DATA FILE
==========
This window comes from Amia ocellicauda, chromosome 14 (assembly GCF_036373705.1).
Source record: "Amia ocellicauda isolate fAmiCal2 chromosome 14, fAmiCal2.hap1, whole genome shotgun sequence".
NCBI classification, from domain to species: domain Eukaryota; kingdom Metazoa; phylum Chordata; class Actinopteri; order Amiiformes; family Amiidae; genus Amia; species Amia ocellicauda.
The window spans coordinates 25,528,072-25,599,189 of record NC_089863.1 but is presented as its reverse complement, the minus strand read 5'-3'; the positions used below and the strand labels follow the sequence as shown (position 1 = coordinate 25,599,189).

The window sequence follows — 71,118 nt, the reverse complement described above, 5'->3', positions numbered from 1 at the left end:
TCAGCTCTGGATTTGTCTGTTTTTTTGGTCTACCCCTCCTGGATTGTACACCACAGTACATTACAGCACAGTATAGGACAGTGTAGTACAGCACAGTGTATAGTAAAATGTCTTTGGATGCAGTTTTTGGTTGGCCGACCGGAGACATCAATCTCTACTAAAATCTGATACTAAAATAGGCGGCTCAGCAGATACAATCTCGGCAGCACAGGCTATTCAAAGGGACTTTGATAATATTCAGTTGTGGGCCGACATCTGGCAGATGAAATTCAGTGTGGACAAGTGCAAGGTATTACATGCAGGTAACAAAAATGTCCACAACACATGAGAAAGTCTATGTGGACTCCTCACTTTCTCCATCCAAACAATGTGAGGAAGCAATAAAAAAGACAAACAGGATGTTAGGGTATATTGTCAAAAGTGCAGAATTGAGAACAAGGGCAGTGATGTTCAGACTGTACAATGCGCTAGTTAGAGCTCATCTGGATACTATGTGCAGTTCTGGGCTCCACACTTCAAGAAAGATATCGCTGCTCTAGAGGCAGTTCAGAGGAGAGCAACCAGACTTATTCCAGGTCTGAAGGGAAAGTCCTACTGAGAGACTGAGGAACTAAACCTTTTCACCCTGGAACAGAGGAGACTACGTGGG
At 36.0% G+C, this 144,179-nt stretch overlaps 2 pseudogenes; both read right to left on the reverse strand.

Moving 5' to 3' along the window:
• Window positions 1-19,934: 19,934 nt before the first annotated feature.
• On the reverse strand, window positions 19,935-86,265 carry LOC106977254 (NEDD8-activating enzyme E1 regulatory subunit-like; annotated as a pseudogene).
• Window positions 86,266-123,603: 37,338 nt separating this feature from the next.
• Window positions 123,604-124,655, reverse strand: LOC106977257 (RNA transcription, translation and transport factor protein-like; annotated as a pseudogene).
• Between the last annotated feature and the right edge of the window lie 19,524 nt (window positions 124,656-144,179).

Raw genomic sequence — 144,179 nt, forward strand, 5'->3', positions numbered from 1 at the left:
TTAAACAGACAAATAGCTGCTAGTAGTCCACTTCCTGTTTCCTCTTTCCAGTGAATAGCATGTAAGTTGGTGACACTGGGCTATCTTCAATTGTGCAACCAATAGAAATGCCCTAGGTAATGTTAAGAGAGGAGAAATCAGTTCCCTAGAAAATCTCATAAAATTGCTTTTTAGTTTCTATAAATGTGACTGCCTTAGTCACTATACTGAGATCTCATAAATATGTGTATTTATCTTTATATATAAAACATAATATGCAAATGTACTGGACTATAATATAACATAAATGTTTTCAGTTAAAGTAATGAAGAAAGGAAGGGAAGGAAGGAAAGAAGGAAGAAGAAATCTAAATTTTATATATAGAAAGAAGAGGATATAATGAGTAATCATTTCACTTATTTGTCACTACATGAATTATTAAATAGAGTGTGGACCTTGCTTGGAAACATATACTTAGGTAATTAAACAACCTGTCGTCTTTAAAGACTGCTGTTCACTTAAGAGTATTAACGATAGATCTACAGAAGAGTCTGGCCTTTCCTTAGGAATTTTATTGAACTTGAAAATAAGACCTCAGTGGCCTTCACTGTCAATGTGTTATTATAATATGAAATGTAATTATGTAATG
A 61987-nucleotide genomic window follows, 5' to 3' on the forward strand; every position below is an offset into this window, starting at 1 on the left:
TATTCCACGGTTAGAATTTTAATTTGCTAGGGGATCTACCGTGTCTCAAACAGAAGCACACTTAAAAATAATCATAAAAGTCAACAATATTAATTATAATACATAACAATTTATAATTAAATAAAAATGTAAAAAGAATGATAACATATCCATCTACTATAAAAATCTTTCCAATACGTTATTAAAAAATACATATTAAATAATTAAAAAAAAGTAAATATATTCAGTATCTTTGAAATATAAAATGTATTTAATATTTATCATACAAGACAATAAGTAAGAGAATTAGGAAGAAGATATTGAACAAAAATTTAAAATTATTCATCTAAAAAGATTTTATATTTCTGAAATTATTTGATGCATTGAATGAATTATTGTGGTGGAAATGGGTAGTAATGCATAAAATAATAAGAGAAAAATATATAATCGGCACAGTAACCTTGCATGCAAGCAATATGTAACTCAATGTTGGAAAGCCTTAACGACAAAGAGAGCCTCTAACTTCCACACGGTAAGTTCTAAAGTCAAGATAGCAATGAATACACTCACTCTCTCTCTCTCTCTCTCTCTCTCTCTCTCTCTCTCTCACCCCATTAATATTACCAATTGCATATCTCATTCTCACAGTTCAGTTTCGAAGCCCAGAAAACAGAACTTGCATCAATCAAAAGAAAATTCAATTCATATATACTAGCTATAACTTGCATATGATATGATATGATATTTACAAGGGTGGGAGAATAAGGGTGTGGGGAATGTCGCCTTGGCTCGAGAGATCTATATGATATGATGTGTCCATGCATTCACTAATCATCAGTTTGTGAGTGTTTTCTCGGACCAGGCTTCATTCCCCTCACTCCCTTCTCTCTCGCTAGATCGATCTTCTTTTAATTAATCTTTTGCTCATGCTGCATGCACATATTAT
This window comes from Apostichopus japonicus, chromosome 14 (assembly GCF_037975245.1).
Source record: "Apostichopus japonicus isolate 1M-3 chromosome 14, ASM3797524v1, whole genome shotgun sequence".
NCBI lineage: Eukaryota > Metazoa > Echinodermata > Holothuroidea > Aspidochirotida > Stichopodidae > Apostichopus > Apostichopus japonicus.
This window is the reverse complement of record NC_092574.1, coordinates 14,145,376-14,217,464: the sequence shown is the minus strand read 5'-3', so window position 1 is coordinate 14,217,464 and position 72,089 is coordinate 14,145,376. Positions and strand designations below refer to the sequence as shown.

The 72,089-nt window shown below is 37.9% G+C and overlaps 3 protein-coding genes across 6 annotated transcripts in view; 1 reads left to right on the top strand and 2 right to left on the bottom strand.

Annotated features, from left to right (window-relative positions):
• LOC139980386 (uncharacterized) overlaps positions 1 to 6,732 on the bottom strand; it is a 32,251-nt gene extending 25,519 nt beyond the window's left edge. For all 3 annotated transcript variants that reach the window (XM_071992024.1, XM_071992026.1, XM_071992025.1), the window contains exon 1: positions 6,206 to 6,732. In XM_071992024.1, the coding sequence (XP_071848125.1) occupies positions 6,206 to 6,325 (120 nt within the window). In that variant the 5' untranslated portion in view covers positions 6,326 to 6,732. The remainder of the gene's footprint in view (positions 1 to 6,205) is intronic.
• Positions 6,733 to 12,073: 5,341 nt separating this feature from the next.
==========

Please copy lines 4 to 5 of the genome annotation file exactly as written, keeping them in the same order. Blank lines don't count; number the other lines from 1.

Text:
The window spans coordinates 25,528,072-25,599,189 of record NC_089863.1 but is presented as its reverse complement, the minus strand read 5'-3'; the positions used below and the strand labels follow the sequence as shown (position 1 = coordinate 25,599,189).

The window sequence follows — 71,118 nt, the reverse complement described above, 5'->3', positions numbered from 1 at the left end: